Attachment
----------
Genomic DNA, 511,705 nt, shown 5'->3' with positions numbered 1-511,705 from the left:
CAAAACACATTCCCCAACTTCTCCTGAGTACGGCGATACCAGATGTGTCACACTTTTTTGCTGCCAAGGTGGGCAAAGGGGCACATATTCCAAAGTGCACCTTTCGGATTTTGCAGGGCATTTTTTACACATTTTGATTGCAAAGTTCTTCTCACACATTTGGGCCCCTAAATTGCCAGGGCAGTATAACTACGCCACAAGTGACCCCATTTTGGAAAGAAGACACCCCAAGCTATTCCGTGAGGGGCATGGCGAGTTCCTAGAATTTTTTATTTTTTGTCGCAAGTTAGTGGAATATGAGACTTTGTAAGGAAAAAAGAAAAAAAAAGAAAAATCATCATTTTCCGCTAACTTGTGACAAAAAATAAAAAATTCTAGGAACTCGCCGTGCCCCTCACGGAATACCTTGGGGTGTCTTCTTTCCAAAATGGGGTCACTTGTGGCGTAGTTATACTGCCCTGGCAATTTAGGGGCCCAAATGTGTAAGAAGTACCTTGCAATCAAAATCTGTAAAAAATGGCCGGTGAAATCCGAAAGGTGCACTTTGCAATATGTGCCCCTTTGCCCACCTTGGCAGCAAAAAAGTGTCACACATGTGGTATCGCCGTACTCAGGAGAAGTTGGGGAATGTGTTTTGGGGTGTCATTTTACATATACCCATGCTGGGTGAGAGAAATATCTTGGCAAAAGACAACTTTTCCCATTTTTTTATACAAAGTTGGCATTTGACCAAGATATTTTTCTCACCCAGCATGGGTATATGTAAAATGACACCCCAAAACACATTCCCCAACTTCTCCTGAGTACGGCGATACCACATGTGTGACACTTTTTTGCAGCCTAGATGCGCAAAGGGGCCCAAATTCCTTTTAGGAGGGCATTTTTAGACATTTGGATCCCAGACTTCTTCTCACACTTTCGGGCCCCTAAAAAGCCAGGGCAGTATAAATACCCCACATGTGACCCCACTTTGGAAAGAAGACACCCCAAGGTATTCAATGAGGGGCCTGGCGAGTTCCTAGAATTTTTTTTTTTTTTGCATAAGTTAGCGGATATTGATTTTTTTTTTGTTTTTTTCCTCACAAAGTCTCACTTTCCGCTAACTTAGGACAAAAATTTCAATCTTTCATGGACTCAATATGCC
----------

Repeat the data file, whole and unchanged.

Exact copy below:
Genomic DNA, 511,705 nt, shown 5'->3' with positions numbered 1-511,705 from the left:
CAAAACACATTCCCCAACTTCTCCTGAGTACGGCGATACCAGATGTGTCACACTTTTTTGCTGCCAAGGTGGGCAAAGGGGCACATATTCCAAAGTGCACCTTTCGGATTTTGCAGGGCATTTTTTACACATTTTGATTGCAAAGTTCTTCTCACACATTTGGGCCCCTAAATTGCCAGGGCAGTATAACTACGCCACAAGTGACCCCATTTTGGAAAGAAGACACCCCAAGCTATTCCGTGAGGGGCATGGCGAGTTCCTAGAATTTTTTATTTTTTGTCGCAAGTTAGTGGAATATGAGACTTTGTAAGGAAAAAAGAAAAAAAAAGAAAAATCATCATTTTCCGCTAACTTGTGACAAAAAATAAAAAATTCTAGGAACTCGCCGTGCCCCTCACGGAATACCTTGGGGTGTCTTCTTTCCAAAATGGGGTCACTTGTGGCGTAGTTATACTGCCCTGGCAATTTAGGGGCCCAAATGTGTAAGAAGTACCTTGCAATCAAAATCTGTAAAAAATGGCCGGTGAAATCCGAAAGGTGCACTTTGCAATATGTGCCCCTTTGCCCACCTTGGCAGCAAAAAAGTGTCACACATGTGGTATCGCCGTACTCAGGAGAAGTTGGGGAATGTGTTTTGGGGTGTCATTTTACATATACCCATGCTGGGTGAGAGAAATATCTTGGCAAAAGACAACTTTTCCCATTTTTTTATACAAAGTTGGCATTTGACCAAGATATTTTTCTCACCCAGCATGGGTATATGTAAAATGACACCCCAAAACACATTCCCCAACTTCTCCTGAGTACGGCGATACCACATGTGTGACACTTTTTTGCAGCCTAGATGCGCAAAGGGGCCCAAATTCCTTTTAGGAGGGCATTTTTAGACATTTGGATCCCAGACTTCTTCTCACACTTTCGGGCCCCTAAAAAGCCAGGGCAGTATAAATACCCCACATGTGACCCCACTTTGGAAAGAAGACACCCCAAGGTATTCAATGAGGGGCCTGGCGAGTTCCTAGAATTTTTTTTTTTTTTGCATAAGTTAGCGGATATTGATTTTTTTTTTGTTTTTTTCCTCACAAAGTCTCACTTTCCGCTAACTTAGGACAAAAATTTCAATCTTTCATGGACTCAATATGCC